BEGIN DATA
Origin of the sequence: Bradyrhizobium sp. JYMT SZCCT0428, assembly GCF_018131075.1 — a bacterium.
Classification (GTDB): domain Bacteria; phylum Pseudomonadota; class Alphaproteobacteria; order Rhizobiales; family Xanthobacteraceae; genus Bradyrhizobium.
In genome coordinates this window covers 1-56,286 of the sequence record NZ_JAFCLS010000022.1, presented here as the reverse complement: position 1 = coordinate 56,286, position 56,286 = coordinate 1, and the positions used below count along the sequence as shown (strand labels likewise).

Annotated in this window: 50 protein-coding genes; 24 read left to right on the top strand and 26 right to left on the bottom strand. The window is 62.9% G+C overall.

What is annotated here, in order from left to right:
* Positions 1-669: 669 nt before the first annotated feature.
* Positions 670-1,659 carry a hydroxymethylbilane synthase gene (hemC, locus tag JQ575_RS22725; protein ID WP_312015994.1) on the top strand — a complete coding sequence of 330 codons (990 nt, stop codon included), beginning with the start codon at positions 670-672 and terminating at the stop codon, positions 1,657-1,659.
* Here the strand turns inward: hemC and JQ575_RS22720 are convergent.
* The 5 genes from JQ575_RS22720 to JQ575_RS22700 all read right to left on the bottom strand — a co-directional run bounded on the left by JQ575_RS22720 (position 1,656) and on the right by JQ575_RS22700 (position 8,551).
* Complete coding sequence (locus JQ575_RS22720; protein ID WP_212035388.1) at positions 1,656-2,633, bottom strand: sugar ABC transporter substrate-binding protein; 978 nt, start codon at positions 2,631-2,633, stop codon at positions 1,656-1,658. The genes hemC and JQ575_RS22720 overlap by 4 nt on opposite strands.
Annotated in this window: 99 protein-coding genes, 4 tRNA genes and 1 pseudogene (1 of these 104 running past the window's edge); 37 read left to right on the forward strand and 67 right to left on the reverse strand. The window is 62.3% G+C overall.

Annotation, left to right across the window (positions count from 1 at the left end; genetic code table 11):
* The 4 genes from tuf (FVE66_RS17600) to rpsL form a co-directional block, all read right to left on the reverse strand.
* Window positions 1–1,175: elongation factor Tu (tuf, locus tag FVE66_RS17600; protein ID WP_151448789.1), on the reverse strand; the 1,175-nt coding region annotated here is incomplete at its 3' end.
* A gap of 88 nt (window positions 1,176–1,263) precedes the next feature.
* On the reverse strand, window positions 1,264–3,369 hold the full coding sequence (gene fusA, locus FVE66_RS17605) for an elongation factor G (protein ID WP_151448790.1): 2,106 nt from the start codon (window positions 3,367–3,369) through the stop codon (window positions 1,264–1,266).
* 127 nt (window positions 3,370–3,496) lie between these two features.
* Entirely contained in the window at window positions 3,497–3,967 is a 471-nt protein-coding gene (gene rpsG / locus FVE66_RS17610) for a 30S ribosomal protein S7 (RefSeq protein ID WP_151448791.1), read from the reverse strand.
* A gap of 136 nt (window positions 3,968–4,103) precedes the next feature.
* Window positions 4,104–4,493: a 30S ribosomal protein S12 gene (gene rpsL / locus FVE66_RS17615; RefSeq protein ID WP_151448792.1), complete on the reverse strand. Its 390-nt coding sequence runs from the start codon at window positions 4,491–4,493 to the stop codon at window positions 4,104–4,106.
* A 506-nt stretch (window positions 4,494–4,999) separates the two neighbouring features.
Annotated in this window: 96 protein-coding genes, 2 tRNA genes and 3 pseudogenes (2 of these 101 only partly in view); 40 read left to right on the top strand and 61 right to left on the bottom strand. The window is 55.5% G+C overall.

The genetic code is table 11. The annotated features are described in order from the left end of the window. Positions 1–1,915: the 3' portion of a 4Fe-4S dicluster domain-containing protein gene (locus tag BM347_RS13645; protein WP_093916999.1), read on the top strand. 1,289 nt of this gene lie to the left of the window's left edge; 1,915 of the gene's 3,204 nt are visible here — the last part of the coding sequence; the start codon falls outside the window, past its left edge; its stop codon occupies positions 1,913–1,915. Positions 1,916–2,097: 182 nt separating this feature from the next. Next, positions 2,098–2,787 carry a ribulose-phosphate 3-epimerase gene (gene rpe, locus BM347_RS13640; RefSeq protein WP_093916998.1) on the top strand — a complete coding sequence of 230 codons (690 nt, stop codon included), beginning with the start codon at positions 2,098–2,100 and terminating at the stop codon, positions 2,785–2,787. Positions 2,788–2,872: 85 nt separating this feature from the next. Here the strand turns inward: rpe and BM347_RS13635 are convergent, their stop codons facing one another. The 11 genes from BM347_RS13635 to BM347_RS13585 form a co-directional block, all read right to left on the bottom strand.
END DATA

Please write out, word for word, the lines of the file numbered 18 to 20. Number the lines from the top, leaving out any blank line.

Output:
* Entirely contained in the window at window positions 3,497–3,967 is a 471-nt protein-coding gene (gene rpsG / locus FVE66_RS17610) for a 30S ribosomal protein S7 (RefSeq protein ID WP_151448791.1), read from the reverse strand.
* A gap of 136 nt (window positions 3,968–4,103) precedes the next feature.
* Window positions 4,104–4,493: a 30S ribosomal protein S12 gene (gene rpsL / locus FVE66_RS17615; RefSeq protein ID WP_151448792.1), complete on the reverse strand. Its 390-nt coding sequence runs from the start codon at window positions 4,491–4,493 to the stop codon at window positions 4,104–4,106.